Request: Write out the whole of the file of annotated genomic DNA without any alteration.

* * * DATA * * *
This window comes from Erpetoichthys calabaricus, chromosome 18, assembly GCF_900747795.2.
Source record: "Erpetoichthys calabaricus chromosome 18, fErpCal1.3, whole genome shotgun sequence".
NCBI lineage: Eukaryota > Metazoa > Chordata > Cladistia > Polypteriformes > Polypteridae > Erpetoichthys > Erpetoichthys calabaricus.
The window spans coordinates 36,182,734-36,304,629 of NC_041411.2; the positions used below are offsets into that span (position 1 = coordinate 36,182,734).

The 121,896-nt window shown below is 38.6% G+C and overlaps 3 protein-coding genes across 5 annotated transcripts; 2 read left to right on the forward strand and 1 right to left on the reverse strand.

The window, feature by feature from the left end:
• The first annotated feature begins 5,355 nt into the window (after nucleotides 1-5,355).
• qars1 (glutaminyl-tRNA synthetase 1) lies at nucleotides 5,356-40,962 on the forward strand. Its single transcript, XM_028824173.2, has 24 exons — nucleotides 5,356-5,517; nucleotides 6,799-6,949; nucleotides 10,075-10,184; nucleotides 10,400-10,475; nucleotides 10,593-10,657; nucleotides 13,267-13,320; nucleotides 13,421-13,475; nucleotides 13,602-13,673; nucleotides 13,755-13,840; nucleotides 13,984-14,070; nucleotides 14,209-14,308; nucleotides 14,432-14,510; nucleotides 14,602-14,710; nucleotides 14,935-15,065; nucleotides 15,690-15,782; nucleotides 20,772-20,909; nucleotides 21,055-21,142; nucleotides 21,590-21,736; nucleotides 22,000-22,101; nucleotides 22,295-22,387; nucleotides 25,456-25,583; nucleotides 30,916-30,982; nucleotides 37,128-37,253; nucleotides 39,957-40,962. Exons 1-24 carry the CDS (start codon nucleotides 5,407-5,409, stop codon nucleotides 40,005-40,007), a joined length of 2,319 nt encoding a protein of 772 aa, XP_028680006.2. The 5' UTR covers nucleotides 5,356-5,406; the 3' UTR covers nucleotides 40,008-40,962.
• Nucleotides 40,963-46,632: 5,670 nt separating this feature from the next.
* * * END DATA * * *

This window comes from Erpetoichthys calabaricus, chromosome 18, assembly GCF_900747795.2.
Source record: "Erpetoichthys calabaricus chromosome 18, fErpCal1.3, whole genome shotgun sequence".
NCBI lineage: Eukaryota > Metazoa > Chordata > Cladistia > Polypteriformes > Polypteridae > Erpetoichthys > Erpetoichthys calabaricus.
The window spans coordinates 36,182,734-36,304,629 of NC_041411.2; the positions used below are offsets into that span (position 1 = coordinate 36,182,734).

The 121,896-nt window shown below is 38.6% G+C and overlaps 3 protein-coding genes across 5 annotated transcripts; 2 read left to right on the forward strand and 1 right to left on the reverse strand.

The window, feature by feature from the left end:
• The first annotated feature begins 5,355 nt into the window (after nucleotides 1-5,355).
• qars1 (glutaminyl-tRNA synthetase 1) lies at nucleotides 5,356-40,962 on the forward strand. Its single transcript, XM_028824173.2, has 24 exons — nucleotides 5,356-5,517; nucleotides 6,799-6,949; nucleotides 10,075-10,184; nucleotides 10,400-10,475; nucleotides 10,593-10,657; nucleotides 13,267-13,320; nucleotides 13,421-13,475; nucleotides 13,602-13,673; nucleotides 13,755-13,840; nucleotides 13,984-14,070; nucleotides 14,209-14,308; nucleotides 14,432-14,510; nucleotides 14,602-14,710; nucleotides 14,935-15,065; nucleotides 15,690-15,782; nucleotides 20,772-20,909; nucleotides 21,055-21,142; nucleotides 21,590-21,736; nucleotides 22,000-22,101; nucleotides 22,295-22,387; nucleotides 25,456-25,583; nucleotides 30,916-30,982; nucleotides 37,128-37,253; nucleotides 39,957-40,962. Exons 1-24 carry the CDS (start codon nucleotides 5,407-5,409, stop codon nucleotides 40,005-40,007), a joined length of 2,319 nt encoding a protein of 772 aa, XP_028680006.2. The 5' UTR covers nucleotides 5,356-5,406; the 3' UTR covers nucleotides 40,008-40,962.
• Nucleotides 40,963-46,632: 5,670 nt separating this feature from the next.